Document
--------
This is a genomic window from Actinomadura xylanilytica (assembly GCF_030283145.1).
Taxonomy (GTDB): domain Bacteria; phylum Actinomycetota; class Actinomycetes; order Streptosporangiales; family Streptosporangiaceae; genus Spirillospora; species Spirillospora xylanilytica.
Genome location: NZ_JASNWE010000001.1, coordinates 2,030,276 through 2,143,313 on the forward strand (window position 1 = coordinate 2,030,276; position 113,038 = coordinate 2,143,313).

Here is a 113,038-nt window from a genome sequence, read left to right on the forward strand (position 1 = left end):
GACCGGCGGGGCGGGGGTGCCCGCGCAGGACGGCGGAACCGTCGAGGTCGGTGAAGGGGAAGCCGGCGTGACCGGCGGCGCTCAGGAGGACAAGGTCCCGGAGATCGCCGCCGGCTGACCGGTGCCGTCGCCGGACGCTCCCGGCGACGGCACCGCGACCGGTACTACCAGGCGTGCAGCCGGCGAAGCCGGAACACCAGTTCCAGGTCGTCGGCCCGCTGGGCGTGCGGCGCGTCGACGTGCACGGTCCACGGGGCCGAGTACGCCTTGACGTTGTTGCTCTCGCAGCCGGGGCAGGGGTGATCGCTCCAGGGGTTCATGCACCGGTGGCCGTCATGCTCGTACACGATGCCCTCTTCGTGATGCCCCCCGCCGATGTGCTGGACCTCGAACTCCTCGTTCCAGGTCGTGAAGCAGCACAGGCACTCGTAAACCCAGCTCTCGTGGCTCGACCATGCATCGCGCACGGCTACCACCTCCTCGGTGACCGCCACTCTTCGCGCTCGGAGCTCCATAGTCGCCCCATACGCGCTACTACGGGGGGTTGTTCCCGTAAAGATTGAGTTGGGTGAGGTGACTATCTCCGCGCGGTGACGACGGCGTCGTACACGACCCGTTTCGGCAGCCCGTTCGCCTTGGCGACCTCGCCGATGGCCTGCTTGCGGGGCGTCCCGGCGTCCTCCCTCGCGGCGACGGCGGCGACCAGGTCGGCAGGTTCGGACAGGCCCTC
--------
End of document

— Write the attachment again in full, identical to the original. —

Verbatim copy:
This is a genomic window from Actinomadura xylanilytica (assembly GCF_030283145.1).
Taxonomy (GTDB): domain Bacteria; phylum Actinomycetota; class Actinomycetes; order Streptosporangiales; family Streptosporangiaceae; genus Spirillospora; species Spirillospora xylanilytica.
Genome location: NZ_JASNWE010000001.1, coordinates 2,030,276 through 2,143,313 on the forward strand (window position 1 = coordinate 2,030,276; position 113,038 = coordinate 2,143,313).

Here is a 113,038-nt window from a genome sequence, read left to right on the forward strand (position 1 = left end):
GACCGGCGGGGCGGGGGTGCCCGCGCAGGACGGCGGAACCGTCGAGGTCGGTGAAGGGGAAGCCGGCGTGACCGGCGGCGCTCAGGAGGACAAGGTCCCGGAGATCGCCGCCGGCTGACCGGTGCCGTCGCCGGACGCTCCCGGCGACGGCACCGCGACCGGTACTACCAGGCGTGCAGCCGGCGAAGCCGGAACACCAGTTCCAGGTCGTCGGCCCGCTGGGCGTGCGGCGCGTCGACGTGCACGGTCCACGGGGCCGAGTACGCCTTGACGTTGTTGCTCTCGCAGCCGGGGCAGGGGTGATCGCTCCAGGGGTTCATGCACCGGTGGCCGTCATGCTCGTACACGATGCCCTCTTCGTGATGCCCCCCGCCGATGTGCTGGACCTCGAACTCCTCGTTCCAGGTCGTGAAGCAGCACAGGCACTCGTAAACCCAGCTCTCGTGGCTCGACCATGCATCGCGCACGGCTACCACCTCCTCGGTGACCGCCACTCTTCGCGCTCGGAGCTCCATAGTCGCCCCATACGCGCTACTACGGGGGGTTGTTCCCGTAAAGATTGAGTTGGGTGAGGTGACTATCTCCGCGCGGTGACGACGGCGTCGTACACGACCCGTTTCGGCAGCCCGTTCGCCTTGGCGACCTCGCCGATGGCCTGCTTGCGGGGCGTCCCGGCGTCCTCCCTCGCGGCGACGGCGGCGACCAGGTCGGCAGGTTCGGACAGGCCCTC